It's a great way to compare lists of names, text, dates, or numbers.
The screenshot below demonstrates the IF formula with the "Greater than or equal to" logical operator in action: Excel IF function examples for text values Generally, you write an Excel if statement with text using either "equal to" or "not equal to" operator, as demonstrated in a couple of IF examples that follow.
Case-insensitive IF formula for text values Like the overwhelming majority of Excel functions, IF is case-insensitive by default. What it means for you is that logical tests for text values do not recognize case in usual IF formulas.
Nor does it matter whether the word "Delivered" is in lowercase or uppercase in the source table, as illustrated in the screenshot below. Naturally, you can also use a cell reference rather than a text value in the 2nd argument of the EXACT function, if you want to.
When using text values as parameters for your IF formulas, remember to always enclose them in "double quotes". However, this simple and obvious approach won't work. Many Excel functions accept wildcards, but regrettably IF is not one of them. For example, if No action is required both for "Delivered" and "Out for delivery" items, the following formula will work a treat: Regrettably, it is not so.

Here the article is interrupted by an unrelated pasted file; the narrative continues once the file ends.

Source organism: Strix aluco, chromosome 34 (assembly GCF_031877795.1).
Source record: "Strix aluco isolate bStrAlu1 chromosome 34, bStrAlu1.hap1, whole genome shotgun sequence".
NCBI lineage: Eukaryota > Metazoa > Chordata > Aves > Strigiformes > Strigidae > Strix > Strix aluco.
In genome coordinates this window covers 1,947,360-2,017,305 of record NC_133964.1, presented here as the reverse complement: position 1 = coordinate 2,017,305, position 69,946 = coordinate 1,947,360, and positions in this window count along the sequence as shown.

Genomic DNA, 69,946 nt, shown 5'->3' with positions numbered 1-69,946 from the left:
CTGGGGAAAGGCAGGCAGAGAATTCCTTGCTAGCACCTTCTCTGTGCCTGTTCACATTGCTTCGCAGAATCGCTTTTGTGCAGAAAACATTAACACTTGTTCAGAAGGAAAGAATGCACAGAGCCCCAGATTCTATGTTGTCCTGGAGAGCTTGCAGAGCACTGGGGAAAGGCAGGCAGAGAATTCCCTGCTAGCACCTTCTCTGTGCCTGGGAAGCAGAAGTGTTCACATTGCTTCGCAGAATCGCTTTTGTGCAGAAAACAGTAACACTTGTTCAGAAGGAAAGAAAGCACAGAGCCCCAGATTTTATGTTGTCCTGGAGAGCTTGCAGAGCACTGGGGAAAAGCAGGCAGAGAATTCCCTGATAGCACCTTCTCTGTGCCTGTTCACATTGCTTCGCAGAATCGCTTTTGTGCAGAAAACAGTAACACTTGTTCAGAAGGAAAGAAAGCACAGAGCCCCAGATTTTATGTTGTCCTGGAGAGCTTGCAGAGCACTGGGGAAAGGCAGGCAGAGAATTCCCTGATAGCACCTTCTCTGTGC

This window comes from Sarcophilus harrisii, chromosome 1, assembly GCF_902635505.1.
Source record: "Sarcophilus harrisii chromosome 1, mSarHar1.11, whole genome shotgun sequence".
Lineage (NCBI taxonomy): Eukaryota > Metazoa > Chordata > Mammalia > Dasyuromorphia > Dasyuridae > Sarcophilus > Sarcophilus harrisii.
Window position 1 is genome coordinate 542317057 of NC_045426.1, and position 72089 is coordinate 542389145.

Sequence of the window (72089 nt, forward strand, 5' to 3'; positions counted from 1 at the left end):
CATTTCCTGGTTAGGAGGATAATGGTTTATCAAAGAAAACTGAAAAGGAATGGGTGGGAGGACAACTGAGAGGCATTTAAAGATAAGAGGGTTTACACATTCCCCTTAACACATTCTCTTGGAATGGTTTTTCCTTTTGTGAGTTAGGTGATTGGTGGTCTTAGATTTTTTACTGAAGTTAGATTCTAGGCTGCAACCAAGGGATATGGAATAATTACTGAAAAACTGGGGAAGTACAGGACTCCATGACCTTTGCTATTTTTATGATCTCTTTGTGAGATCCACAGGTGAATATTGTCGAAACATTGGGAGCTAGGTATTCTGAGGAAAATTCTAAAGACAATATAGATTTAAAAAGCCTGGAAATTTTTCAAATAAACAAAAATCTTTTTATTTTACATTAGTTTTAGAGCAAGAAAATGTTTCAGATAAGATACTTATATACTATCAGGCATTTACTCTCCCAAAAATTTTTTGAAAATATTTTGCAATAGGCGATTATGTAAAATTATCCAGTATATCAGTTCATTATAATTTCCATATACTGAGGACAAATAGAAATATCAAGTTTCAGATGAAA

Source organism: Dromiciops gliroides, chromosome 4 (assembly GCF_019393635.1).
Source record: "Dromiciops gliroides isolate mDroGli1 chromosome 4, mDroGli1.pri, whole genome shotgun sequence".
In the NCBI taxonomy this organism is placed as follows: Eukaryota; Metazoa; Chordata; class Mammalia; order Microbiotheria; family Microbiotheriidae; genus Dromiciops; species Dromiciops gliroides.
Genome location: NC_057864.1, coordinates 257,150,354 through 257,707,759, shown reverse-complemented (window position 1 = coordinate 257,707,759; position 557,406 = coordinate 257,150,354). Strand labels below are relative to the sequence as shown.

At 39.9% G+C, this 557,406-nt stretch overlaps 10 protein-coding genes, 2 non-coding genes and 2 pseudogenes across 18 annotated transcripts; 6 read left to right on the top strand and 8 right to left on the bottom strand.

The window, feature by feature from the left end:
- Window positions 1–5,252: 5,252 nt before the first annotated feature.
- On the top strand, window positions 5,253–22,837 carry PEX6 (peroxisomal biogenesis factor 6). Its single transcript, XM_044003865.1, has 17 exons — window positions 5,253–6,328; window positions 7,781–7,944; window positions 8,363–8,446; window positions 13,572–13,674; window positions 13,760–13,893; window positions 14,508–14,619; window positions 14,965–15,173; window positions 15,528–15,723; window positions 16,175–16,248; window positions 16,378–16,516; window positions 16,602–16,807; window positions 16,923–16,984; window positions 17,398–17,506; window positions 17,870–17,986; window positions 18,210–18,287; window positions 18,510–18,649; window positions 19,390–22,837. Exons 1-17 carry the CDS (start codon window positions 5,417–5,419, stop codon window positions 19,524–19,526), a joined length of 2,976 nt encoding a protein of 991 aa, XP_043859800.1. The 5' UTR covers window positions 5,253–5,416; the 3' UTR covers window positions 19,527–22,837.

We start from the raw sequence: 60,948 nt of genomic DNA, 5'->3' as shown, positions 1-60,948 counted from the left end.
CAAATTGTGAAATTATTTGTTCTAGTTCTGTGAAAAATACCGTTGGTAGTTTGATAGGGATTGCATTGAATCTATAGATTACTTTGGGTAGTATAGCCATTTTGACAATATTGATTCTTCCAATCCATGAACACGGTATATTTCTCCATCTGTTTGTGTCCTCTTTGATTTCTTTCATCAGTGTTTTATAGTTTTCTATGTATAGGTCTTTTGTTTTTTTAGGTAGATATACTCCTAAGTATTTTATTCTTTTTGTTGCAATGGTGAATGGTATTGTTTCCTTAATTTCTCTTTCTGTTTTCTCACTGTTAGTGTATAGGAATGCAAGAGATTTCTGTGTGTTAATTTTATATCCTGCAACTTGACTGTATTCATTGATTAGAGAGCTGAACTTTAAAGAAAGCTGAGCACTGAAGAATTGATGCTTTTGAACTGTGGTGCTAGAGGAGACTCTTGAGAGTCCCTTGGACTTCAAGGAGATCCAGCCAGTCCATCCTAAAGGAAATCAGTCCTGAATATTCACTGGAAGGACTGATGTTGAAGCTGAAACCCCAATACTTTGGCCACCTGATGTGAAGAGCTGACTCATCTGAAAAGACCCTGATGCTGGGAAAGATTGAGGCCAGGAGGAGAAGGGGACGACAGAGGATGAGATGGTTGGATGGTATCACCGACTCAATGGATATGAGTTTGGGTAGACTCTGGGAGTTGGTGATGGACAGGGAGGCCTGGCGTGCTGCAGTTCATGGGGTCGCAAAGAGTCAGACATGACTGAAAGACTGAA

Neither of the above arguments is correct, alas.
The complete IF formula may take the following shape: Otherwise, the formula returns "Coming soon". Advanced IF formulas for future and past dates Suppose, you want to mark only the dates that occur in more than 30 days from now. The complete IF formula may be as follows: The table below explains the difference between these two approaches and provides formula example.To learn more about Excel, go to the organized listing of all my Excel tutorial posts or review the most popular Excel books on Amazon A Nested IF statement is defined as an Excel formula with multiple IF conditions.
It’s called “nested” because you’re basically putting an IF Statement. The IF function is one of the most popular functions in Excel, and it allows you to make logical comparisons between a value and what you expect.
So an IF statement can have two results.
The first result is if your comparison is True, the second if your comparison is False. The If function extends Excel basic calculating abilities by providing conditional evaluations, based on logical, true/false tests.
As an example, you might instruct Excel to check that a number is positive before adding it to a total. Writing Excel Formulas: Keep it Simple. If you need to write a formula for a complex calculation, break it into small steps.
There is no rule that says the result has to be calculated in one step so, if you have to, create columns for each intermediate step in the complex calculation. Before you throw in the towel, let me tell you a trick I first saw Bill Jelen (AKA Mr.
Excel) do that makes writing formulas — even advanced formulas like this one — much simpler.. If you put. This tutorial explains the Excel SUMIF function in plain English and provides a numbers of SUMIF formula examples for numbers, text, dates and wildcards.